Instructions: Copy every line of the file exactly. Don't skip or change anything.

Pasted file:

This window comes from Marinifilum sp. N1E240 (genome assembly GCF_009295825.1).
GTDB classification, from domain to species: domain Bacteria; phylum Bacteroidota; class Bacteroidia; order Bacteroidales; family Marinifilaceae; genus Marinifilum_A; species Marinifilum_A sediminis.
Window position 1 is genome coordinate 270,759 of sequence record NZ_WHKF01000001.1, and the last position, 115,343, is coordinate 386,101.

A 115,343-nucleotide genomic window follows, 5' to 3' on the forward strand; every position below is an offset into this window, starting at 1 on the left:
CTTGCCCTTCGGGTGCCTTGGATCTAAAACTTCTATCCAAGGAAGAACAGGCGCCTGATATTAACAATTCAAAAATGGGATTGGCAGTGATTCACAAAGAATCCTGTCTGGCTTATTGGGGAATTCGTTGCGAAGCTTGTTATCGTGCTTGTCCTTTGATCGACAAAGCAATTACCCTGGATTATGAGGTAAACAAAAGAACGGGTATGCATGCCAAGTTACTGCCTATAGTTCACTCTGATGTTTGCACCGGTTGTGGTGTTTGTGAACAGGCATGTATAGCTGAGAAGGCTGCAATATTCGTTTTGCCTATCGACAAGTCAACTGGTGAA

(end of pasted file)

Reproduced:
This window comes from Marinifilum sp. N1E240 (genome assembly GCF_009295825.1).
GTDB classification, from domain to species: domain Bacteria; phylum Bacteroidota; class Bacteroidia; order Bacteroidales; family Marinifilaceae; genus Marinifilum_A; species Marinifilum_A sediminis.
Window position 1 is genome coordinate 270,759 of sequence record NZ_WHKF01000001.1, and the last position, 115,343, is coordinate 386,101.

A 115,343-nucleotide genomic window follows, 5' to 3' on the forward strand; every position below is an offset into this window, starting at 1 on the left:
CTTGCCCTTCGGGTGCCTTGGATCTAAAACTTCTATCCAAGGAAGAACAGGCGCCTGATATTAACAATTCAAAAATGGGATTGGCAGTGATTCACAAAGAATCCTGTCTGGCTTATTGGGGAATTCGTTGCGAAGCTTGTTATCGTGCTTGTCCTTTGATCGACAAAGCAATTACCCTGGATTATGAGGTAAACAAAAGAACGGGTATGCATGCCAAGTTACTGCCTATAGTTCACTCTGATGTTTGCACCGGTTGTGGTGTTTGTGAACAGGCATGTATAGCTGAGAAGGCTGCAATATTCGTTTTGCCTATCGACAAGTCAACTGGTGAA